BOSTON (JTA) – A month after Rev Martin Luther King, Jr. and Rabbi Abraham Joshua Heschel stood on the front line of the 1965 march from Selma, Alabama, to demand voting rights for African Americans, another march unfolded in Boston.
There, on April 23, 1965, King led more than 20,000 people on a march from Roxbury, the city’s historic Black neighborhood, to the Boston Common. They stretched for nearly a mile, in a historic moment for Boston and its Black community.
Now, in honor of both King’s birthday and the 50th anniversary of Heschel’s death, Boston Common is home to marchers again. On Friday, Jewish Bostonians and allies walked in a procession from the nearby Central Reform Temple to the park for the city’s dedication of a new monument of King and his wife and civil rights partner Coretta Scott King.
“We thought this would be a wonderful moment to rekindle the alliance between the African American Civil Rights community and the Jewish community,” Rabbi Michael Shire, the synagogue’s rabbi and a faculty member at Hebrew College told the Jewish Telegraphic Agency in a phone conversation a few days before the event.
King had professional and personal ties to the city he came to call his second home. He had earned his PhD in theology at Boston University. It was also the place where King first met and courted Coretta Scott, who was earning her master’s degree at the New England Conservatory of Music.
The Embrace, a massive sculpture and public memorial designed by renowned artist Hank Willis Thomas, honors the couple’s legacy and the role this city played in their lives. Unveiled Friday, the 20-foot-high bronze sculpture evokes the Kings in a hug that was inspired by a photograph taken in 1964, soon after the announcement that King had been chosen for the Nobel Peace Prize.
The Embrace is the largest American-made bronze sculpture in the country, according to Imari K. Paris Jeffries, executive director of Embrace Boston, the nonprofit leading the memorial.
“It is Boston’s Statue of Liberty,” he told WBUR.
The procession, which drew about 100 people, was meant to evoke the bond between the two giants of faith and the ties between the Black and Jewish communities represented by the Selma march, when Heschel famously carried a Torah scroll.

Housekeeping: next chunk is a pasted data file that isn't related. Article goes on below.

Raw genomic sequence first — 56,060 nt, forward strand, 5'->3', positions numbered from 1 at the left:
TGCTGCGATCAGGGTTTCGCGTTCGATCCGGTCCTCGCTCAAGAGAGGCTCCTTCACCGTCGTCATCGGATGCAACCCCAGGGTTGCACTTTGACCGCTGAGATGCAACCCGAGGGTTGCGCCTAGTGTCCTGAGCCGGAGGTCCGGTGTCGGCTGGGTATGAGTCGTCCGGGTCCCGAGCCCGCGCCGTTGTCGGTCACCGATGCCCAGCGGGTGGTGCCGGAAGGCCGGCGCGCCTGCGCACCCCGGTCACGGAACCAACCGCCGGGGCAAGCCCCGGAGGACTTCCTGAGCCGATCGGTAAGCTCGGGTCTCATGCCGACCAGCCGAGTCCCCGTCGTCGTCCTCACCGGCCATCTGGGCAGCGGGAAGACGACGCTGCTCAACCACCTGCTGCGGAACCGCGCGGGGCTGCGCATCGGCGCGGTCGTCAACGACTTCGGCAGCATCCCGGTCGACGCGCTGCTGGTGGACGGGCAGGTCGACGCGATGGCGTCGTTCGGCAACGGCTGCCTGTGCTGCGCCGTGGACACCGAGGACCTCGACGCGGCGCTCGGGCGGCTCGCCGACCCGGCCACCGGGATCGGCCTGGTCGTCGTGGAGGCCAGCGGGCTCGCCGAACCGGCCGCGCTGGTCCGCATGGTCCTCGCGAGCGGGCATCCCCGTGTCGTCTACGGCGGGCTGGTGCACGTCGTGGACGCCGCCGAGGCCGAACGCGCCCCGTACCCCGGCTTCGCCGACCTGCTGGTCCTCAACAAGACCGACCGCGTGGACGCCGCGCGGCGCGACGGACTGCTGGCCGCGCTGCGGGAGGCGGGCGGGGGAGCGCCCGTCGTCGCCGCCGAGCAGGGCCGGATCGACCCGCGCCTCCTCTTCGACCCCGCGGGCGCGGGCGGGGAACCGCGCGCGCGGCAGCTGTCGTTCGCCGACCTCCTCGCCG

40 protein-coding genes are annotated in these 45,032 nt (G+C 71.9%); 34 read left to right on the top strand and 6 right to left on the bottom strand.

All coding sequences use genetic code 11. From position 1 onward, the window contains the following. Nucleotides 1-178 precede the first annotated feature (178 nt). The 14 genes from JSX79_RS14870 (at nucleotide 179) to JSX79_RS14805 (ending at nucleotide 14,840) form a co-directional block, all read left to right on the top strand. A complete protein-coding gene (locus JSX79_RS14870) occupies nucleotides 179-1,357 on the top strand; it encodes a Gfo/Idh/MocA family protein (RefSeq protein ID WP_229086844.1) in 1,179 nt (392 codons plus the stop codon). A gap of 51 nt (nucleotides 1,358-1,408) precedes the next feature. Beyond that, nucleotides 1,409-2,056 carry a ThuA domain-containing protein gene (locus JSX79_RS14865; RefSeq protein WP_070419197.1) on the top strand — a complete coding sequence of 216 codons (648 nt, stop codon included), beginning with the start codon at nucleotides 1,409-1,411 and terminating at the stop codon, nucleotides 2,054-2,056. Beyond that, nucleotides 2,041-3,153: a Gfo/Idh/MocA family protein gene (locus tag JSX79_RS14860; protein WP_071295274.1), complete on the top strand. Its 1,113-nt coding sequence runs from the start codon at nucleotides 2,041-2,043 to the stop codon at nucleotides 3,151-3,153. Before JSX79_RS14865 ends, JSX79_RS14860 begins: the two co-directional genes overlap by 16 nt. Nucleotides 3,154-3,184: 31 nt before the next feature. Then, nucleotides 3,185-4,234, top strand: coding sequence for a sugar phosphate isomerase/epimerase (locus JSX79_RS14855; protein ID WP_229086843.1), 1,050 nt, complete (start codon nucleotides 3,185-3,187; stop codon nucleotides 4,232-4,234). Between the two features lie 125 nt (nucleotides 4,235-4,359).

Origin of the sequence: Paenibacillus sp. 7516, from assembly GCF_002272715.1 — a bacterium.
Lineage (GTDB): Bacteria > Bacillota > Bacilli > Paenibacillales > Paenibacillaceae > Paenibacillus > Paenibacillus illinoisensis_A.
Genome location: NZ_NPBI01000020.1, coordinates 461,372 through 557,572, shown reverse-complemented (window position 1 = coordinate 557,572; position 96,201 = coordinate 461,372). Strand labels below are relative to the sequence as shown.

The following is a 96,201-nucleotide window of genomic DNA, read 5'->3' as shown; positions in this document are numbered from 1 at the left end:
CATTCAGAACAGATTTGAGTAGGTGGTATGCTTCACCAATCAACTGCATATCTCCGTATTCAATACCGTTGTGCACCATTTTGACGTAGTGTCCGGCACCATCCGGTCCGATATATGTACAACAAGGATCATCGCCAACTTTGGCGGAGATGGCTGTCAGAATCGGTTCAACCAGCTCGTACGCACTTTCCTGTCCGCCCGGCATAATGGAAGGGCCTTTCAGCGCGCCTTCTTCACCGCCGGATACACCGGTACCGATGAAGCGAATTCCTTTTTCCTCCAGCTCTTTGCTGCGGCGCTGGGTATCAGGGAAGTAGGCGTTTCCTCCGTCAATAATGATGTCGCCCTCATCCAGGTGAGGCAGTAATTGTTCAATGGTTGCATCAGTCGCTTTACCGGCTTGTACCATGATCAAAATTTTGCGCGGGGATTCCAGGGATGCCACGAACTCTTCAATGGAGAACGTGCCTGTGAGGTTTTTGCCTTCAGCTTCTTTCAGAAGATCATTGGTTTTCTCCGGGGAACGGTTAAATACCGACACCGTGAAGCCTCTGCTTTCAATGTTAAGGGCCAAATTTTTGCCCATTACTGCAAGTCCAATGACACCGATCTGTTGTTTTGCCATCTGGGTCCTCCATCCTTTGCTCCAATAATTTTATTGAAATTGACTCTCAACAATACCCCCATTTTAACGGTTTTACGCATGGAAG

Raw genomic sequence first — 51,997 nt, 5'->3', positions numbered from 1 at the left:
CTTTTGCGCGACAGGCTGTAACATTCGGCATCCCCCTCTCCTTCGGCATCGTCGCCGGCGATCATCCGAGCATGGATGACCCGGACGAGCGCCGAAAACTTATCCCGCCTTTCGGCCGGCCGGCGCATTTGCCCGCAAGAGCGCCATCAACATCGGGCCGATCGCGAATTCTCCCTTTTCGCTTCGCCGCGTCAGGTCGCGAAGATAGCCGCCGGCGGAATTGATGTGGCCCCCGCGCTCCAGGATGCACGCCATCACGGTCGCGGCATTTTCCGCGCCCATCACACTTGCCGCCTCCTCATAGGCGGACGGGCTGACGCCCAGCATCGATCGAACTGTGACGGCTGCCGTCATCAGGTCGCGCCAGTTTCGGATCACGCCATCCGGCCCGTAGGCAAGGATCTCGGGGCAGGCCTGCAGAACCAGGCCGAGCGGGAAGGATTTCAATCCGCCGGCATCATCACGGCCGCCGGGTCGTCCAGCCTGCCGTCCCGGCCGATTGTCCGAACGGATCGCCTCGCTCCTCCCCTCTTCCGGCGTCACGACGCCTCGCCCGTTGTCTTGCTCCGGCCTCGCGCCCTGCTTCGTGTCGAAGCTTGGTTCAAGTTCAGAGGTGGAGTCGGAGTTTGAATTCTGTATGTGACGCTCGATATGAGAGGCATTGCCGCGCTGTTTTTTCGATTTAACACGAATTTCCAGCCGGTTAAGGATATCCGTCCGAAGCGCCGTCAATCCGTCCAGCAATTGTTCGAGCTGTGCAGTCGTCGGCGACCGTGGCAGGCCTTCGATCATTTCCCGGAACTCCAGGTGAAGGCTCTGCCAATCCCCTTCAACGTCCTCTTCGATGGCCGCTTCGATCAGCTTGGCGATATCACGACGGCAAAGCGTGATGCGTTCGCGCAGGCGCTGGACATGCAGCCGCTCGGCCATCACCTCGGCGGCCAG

Rain cleared enough for the Boston Jews to carry a Torah of their own, which was rolled to this week’s portion, the beginning of the Book of Exodus. “It is a story of freedom and liberation,” Shire said before the procession. “As we march today, we will think about how that story is ever present in all of our lives.”
Jill Silverstein, a synagogue board member who cofounded its racial justice committee following the murder of George Floyd in 2020, said the committee members studied slavery and racism today, and engaged in self-reflection, said Silverstein, who watched the monument’s progress from her home nearby and called it “exquisite and different.” She said the march on Friday, which the synagogue group discussed with Embrace Boston leaders, is a first step in taking action as partners with others to combat racism.
“It‘s a rekindling of our commitment to racial justice, equity and equality,” Silverstein said.
The march comes at a moment of challenge. Antisemitic incidents and sentiments are on the rise, according to watchdog groups; Boston has been home to several in recent years, including the stabbing of a rabbi in 2021 that ignited shows of solidarity within the Jewish community. What’s more, several recent episodes have challenged Black-Jewish relations, including an extended antisemitic outburst by rapper Kanye West and the promotion of an antisemitic film by NBA star Kyrie Irving.
Emmanuel Church, an Episcopal congregation where the synagogue is located, and Congregation Mishkan Tefila, a Conservative synagogue in Brookline, were early partners for the event that the two synagogues intend as the first step to deepen their work with Black churches on pressing issues of racial and economic justice.
“In this atmosphere of antisemitism and racism, Blacks and Jews need to speak loudly in support of each other and against hatred and prejudice,” said Rabbi Marcia Plumb of Mishkan Tefilah in an email. (Plumb and Shire are married to each other.)
Among others who marched was Rabbi Jim Morgan, who leads congregations at both Harvard Hillel and for residents of Hebrew Senior Life communities, which sent a handful of residents to the event.
“There are people in my community who had taken part in the civil rights movement in the 1960s,” Morgan said.
Other cosponsors include the American Jewish Committee New England; the Jewish Community Relations Council of Greater Boston; Jewish Alliance for Law and Social Action; the Miller Center at Hebrew College and Center Communities of Brookline, residences of Hebrew Senior Life.
On Friday evening, Reverend Liz Walker, co-chair of the Embrace Boston committee and the pastor of Roxbury Presbyterian Church, will speak at Central Reform’s Friday night Shabbat service,
“The moment is almost beyond words … because of what the Kings meant here in Boston,” Walker, one of Boston’s most prominent Black clergy members, told JTA by phone. She said she planned to speak about how, at a time of divisiveness and polarization, a memorial “that speaks of love, unity, courage and justice” stands out.
Describing King and Heschel as prophetic voices, Walker said, “Those relationships [between faith leaders and the community] are more vital than ever and have to be lifted up because they are going to guide the world through this kind of minefield of negativity and animosity.”
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Phyllis Pollock died at home Sunday September 3, 2023 in Winnipeg, after a courageous lifetime battle with cancer.
Phyllis was a mother of four: Gary (Laura), daughter Randi, Steven (deceased in 2010) (Karen), and Robert. Phyllis also had two grandchildren: Lauren and Quinn.